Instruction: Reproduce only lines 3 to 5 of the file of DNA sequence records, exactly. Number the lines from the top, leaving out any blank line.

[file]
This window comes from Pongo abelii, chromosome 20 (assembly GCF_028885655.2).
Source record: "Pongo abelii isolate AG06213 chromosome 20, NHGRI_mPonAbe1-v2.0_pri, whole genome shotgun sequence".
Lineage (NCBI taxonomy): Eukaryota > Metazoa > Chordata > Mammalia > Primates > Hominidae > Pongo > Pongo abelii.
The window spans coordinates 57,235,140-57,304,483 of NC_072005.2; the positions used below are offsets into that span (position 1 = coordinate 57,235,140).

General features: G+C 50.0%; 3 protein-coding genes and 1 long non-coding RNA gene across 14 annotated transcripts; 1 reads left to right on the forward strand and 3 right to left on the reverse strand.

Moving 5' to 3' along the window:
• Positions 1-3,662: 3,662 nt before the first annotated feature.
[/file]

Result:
Lineage (NCBI taxonomy): Eukaryota > Metazoa > Chordata > Mammalia > Primates > Hominidae > Pongo > Pongo abelii.
The window spans coordinates 57,235,140-57,304,483 of NC_072005.2; the positions used below are offsets into that span (position 1 = coordinate 57,235,140).

General features: G+C 50.0%; 3 protein-coding genes and 1 long non-coding RNA gene across 14 annotated transcripts; 1 reads left to right on the forward strand and 3 right to left on the reverse strand.